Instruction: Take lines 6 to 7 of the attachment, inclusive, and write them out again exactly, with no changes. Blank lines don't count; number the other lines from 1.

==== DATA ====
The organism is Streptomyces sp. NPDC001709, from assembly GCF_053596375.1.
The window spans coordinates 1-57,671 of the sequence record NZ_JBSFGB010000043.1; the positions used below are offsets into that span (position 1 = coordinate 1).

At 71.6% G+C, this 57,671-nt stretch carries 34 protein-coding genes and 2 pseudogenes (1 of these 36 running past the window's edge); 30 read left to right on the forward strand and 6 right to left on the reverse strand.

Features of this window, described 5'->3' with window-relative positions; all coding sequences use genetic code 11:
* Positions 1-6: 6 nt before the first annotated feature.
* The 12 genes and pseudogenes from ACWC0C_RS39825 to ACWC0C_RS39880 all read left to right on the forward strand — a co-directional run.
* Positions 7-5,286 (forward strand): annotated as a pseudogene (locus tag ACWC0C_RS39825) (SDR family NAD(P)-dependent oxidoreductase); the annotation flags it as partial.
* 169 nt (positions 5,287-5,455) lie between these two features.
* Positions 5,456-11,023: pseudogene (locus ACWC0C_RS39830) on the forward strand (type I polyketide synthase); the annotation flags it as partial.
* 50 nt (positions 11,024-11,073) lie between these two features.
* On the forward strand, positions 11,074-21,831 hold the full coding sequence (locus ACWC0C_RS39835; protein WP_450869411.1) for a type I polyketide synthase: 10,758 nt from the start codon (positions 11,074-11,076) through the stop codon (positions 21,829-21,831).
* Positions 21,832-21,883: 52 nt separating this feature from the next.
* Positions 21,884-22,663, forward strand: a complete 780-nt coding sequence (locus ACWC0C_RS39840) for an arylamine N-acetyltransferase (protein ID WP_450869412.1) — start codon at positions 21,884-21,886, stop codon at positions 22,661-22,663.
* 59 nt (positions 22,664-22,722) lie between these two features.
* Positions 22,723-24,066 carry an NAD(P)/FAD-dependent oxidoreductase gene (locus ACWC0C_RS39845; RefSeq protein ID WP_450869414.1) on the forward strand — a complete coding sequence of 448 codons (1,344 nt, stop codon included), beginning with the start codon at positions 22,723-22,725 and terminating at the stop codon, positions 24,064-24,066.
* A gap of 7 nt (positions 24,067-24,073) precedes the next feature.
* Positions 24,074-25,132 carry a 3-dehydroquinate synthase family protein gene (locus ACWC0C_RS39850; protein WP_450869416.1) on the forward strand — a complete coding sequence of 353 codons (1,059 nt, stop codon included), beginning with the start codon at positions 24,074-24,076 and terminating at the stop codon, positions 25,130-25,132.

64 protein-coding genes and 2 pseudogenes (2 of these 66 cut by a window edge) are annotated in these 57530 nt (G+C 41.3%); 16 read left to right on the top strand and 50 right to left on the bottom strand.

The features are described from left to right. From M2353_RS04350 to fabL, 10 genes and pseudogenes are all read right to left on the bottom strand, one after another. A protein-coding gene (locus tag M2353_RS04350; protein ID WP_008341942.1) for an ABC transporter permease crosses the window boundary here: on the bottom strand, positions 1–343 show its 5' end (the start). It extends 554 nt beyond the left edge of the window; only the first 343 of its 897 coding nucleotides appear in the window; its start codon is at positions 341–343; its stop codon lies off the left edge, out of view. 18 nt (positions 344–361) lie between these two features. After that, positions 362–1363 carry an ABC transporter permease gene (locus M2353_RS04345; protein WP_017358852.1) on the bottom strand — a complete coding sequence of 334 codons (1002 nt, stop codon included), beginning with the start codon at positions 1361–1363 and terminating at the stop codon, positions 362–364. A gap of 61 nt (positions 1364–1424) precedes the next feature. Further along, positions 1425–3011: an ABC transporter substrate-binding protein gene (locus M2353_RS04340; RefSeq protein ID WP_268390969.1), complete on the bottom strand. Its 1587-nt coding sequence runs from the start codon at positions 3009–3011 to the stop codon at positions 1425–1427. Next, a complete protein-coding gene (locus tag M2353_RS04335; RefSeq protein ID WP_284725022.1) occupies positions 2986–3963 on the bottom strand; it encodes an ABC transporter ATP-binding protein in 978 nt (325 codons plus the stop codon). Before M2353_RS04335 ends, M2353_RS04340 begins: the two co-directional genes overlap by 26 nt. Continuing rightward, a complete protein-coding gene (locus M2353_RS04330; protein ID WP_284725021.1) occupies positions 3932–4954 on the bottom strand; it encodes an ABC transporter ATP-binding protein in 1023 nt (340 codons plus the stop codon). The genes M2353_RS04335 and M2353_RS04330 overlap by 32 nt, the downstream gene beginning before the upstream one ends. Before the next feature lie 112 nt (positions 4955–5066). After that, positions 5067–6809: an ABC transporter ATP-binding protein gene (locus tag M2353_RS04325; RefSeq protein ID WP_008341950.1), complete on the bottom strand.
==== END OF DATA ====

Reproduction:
* The 12 genes and pseudogenes from ACWC0C_RS39825 to ACWC0C_RS39880 all read left to right on the forward strand — a co-directional run.
* Positions 7-5,286 (forward strand): annotated as a pseudogene (locus tag ACWC0C_RS39825) (SDR family NAD(P)-dependent oxidoreductase); the annotation flags it as partial.